Trey Smith of Tennessee readies himself for the NCAA Senior Bowl college football game in Mobile, … [+]
The left side of the Kansas City Chiefs offensive line is set.
The Chiefs traded a first-round pick to acquire left tackle Orlando Brown and paid Joe Thuney a five-year, 80-million contract to land their starter at left guard. (Thuney’s $16 million average means he’s currently the second highest paid guard in the NFL.)
The right guard position, though, is very much up for grabs.
One of the main candidates to start there had been Kyle Long. Kansas City signed the three-time Pro Bowler to a one-year deal.
But Long didn’t play last year and played in only four games the year before that. Then on Wednesday he suffered a knee injury.
“It doesn’t look like it’s ligaments, but we’ll see,” Chiefs head coach Andy Reid said. “(There’s a chance) he has to have surgery on it.”
Though the severity of it was not revealed, Long’s injury could make it more likely that Laurent Duvernay-Tardif, who was the starter at right guard during Super Bowl LIV, ends up as the starter at right guard again this year.
Like Long, however, Duvernay-Tardif did not play in 2020. (The McGill University medical school graduate opted out so he could help in the fight against Covid-19.)
Though Reid said Duvernay-Tardif will be at minicamp, he hasn’t been seen at organized team activities (OTAs) so far.
The absences of those veteran players may help Trey Smith. The rookie has been impressive at OTAs — with the caveat that the practices don’t feature pads or much of a running game, making it a bit harder to evaluate offensive linemen.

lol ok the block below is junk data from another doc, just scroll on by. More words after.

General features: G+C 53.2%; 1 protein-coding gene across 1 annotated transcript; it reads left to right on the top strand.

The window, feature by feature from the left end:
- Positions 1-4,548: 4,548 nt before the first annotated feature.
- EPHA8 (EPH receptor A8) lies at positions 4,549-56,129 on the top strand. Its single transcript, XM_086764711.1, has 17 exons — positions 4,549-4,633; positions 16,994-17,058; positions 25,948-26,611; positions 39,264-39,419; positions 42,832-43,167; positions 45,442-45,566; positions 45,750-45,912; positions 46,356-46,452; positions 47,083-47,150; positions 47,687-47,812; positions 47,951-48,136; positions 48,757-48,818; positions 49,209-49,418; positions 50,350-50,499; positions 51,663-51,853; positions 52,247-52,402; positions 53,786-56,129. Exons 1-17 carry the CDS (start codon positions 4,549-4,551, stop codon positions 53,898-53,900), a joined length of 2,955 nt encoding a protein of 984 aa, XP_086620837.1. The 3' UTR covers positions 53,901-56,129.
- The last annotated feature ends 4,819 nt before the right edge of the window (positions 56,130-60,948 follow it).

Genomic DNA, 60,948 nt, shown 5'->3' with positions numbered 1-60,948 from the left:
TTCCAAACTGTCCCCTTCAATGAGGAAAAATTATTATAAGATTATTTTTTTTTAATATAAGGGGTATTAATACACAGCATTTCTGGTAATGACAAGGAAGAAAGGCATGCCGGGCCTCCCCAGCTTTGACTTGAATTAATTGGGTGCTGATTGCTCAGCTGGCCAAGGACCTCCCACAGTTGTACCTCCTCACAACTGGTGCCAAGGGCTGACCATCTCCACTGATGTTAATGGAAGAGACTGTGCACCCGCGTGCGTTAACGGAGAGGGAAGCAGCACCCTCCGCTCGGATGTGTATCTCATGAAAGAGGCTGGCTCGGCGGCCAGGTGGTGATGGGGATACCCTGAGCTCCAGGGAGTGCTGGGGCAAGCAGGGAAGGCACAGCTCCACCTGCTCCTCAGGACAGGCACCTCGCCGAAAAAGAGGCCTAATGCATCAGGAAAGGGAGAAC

Nonetheless, Thuney, one of the entrenched starters, not only noted how diligent Smith has been with his playbook, but also praised his physical skills.
“Trey works really, really hard,” Thuney said. “He’s a strong guy … He’s explosive.”
Smith, who watched Long while growing up, could represent one of the better values in the NFL.
Because he slipped to the sixth round (226th pick overall), his slotted salary is a four-year, $3.6 million deal. The Chiefs’ final pick in the 2021 draft will earn a base salary of just $660,000 this year, and his cap hit will be just more than $692,000.
The reason the 6-6, 335-pound Smith fell in the draft is he because he missed time during both his freshmen and sophomore campaigns due to blood clots in his lungs.
Smith, however, went on to start 23 games his next two seasons at Tennessee, and the Chiefs doctors cleared him.
To take his mind off of waiting to hear his name called, Smith played Rocket League and Call of Duty: Modern Warfare during the 2021 NFL Draft. Still, it was a grueling experience and one that might inspire him.
“It’s motivation,” he said.
Smith will need that extra edge if he wants to carve out playing time at right guard.
The Chiefs have added eight new offensive linemen this offseason. That number includes Lucas Niang and Duvernay-Tardif, who both opted out of the 2020 season.
In addition to Duvernay-Tardif and Long, Nick Allegretti, Austin Blythe and Andrew Wylie also have started NFL games at guard.
“The offensive line room is a great room,” Thuney said. “It’s a nice combination of old and young.”
Smith and Creed Humphrey are the two drafted rookies in that room.
Dropping to the Chiefs in the sixth round may have seemed unlikely for a two-time, first-team, All-SEC recipient. But Smith is at peace with it.
“God has an ultimate plan for me and my life,” Smith said. “I’m at the best place I could actually be at.”
More specifically, that place could be manning the right guard position — sooner rather than later.